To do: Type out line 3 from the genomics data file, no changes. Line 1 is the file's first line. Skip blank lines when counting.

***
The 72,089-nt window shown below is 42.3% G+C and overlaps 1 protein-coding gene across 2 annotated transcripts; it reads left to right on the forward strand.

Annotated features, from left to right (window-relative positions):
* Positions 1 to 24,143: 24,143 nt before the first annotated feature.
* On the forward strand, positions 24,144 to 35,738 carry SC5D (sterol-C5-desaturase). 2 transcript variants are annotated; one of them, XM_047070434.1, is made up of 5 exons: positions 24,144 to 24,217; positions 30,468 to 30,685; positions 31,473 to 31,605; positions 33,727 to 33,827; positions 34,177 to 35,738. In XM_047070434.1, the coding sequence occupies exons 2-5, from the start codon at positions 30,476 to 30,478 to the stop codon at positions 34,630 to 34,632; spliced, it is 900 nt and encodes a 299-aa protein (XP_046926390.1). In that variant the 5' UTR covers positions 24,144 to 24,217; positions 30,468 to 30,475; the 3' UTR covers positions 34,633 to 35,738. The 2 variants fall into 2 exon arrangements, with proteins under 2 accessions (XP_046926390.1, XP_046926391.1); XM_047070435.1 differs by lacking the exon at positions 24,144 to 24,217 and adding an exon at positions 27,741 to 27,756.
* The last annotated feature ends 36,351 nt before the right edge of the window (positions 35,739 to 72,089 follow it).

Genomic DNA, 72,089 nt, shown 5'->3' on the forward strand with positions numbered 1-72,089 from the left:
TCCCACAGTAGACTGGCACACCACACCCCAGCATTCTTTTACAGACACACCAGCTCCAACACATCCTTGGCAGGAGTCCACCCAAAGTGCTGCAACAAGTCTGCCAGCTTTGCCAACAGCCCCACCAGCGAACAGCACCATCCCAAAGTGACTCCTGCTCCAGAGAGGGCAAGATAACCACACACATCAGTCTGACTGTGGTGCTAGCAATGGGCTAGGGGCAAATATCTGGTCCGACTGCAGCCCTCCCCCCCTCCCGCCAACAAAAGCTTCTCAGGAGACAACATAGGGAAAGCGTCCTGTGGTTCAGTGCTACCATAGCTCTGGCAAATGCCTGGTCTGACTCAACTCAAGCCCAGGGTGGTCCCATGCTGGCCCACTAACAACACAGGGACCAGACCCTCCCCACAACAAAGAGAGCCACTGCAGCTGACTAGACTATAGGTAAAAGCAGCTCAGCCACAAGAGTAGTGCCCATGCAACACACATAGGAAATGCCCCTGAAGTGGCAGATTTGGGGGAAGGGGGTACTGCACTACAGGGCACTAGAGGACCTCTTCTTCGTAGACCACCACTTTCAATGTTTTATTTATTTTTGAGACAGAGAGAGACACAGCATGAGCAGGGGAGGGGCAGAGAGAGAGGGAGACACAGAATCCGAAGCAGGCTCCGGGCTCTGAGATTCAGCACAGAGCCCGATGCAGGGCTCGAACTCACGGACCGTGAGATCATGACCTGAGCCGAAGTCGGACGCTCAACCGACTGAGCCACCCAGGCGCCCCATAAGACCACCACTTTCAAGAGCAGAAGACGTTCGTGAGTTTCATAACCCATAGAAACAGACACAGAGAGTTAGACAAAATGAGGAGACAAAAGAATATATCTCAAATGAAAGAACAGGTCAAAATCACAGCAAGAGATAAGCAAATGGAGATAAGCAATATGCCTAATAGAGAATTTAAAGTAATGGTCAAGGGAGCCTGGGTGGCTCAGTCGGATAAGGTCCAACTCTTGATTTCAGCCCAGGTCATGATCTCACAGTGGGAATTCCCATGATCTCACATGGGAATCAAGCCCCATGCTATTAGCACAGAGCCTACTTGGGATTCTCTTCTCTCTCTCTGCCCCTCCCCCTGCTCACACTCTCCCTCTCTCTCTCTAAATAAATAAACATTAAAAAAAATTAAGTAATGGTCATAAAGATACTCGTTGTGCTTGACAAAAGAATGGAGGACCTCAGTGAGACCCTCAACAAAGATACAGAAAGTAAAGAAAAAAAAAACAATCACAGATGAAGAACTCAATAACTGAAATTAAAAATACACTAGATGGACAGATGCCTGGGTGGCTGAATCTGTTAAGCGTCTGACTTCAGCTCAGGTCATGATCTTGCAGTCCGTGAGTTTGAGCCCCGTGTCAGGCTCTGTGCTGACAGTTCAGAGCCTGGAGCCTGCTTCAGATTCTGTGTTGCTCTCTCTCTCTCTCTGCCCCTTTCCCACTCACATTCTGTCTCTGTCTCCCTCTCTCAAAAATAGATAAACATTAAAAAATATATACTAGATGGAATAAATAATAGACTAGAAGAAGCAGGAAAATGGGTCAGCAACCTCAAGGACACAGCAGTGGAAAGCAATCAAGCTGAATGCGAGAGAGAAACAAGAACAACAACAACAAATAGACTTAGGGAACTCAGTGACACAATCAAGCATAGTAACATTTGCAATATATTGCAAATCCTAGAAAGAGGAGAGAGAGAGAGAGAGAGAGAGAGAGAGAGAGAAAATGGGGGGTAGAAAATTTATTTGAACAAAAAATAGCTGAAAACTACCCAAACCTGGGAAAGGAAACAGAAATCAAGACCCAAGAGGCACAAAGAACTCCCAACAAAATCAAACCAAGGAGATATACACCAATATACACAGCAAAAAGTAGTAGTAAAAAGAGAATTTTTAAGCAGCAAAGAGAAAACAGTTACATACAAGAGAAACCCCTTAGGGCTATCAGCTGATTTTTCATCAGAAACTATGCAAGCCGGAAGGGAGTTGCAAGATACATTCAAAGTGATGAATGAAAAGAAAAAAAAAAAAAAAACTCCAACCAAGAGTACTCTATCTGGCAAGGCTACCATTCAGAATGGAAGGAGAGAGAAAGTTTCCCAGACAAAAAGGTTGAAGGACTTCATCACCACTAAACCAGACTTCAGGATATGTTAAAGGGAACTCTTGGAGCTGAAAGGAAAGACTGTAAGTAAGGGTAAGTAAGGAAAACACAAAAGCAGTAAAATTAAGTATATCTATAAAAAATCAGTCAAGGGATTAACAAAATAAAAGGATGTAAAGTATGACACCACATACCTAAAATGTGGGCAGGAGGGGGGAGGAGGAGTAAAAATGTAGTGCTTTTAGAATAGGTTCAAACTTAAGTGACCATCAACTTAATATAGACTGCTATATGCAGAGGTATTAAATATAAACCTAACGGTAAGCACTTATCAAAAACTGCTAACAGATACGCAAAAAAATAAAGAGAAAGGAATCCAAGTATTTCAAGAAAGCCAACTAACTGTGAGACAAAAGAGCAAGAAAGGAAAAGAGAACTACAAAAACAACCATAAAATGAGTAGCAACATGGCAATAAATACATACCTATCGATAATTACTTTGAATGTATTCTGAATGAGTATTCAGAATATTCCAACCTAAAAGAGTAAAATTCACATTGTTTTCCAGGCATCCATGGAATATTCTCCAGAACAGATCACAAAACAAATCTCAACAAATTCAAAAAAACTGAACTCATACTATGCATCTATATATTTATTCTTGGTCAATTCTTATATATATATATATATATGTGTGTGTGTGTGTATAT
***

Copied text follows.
* Positions 1 to 24,143: 24,143 nt before the first annotated feature.